#28 In Roads-Science freak

I’m hoofing along the kitschy section if downtown Sebastopol, California when I notice a homeless shopping cart at a closed gas station. I head over to see if I can meet the owner when suddenly Mike descends upon me. “Hi, do you recognize me?” he asks as he takes off his glasses, waves his hand across his face and bows as if he is presenting himself. “No,” I giggle. “I must say I do not recognize you.” He circles around me as if trying to find the perfect lighting since perhaps I am just not seeing clearly and raises his eyebrows in question. I shake my head no, I still do not recognize him. “Well, alright then. The sun is out, the clouds are out of the southwest and it’s a beautiful day. Thank you for talking to me. Goodbye.”

I ask to take his picture and he hops in the air in excitement. “Yes! Please do, where would you like me to stand? Do you want my glasses off? Do you know about the place across the street? It’s where I take my meals everyday.” I notice he has plastic cutlery in his shirt pocket. He looks hungry. I tell him I’ve never been there and was actually looking for a place to eat. “Marvelous, then I shall join you and we will enjoy the offerings.” We walk through the salad bar and each load up our waxed boxes. He explains how carbohydrates are actually very bad for you and he watches his sugar intake, but he really loves dried cranberries. At check out I offer to buy his lunch since he is quietly counting the change from his pocket. He is delighted, though assures me he had no expectations of such a gesture. I tell him I appreciate his company and it’s what friends do. We retire outside to eat even though he’s frustrated there are no chairs in the sun.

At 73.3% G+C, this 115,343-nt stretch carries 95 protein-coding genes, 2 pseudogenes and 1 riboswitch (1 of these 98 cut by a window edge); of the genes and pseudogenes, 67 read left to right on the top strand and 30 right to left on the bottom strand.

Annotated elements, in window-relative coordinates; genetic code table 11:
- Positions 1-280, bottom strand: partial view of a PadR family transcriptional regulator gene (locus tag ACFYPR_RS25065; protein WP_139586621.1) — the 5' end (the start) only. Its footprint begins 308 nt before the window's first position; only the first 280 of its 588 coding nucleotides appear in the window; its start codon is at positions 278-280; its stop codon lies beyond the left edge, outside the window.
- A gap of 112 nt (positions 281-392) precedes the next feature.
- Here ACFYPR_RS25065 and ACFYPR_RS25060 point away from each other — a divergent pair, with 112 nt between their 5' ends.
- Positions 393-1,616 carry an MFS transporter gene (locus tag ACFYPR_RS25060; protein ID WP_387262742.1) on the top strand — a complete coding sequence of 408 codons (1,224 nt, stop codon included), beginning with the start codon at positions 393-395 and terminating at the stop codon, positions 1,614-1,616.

My new friend asks if I like science as he takes out a pen and begins drawing. He explains how, as a child, he designed his own stereoscope and this diagram will help me understand how he did it. There are mountains and some math equations, since he loves trigonometry and algebra, and it’s all about the optics. He gives me the drawing to study later. He recalls the grief of losing his brother to extreme alcoholism a few years back. “He was just 45. I used to drink more than I should have but I’m not so bad these days,” he says. He has a pension and knows a lot more about the government than he should since he grew up in New Mexico and there are just things he cannot talk about.

I ask if it was his cart I saw earlier and he immediately sits straight up in his chair. “No way! I am allergic to that guy. Can’t stand to be around him because he knows everything about everything. He is just awful. And so is his dog. They are both opinionated assholes.” He walks me back across the parking lot and bids me good day.


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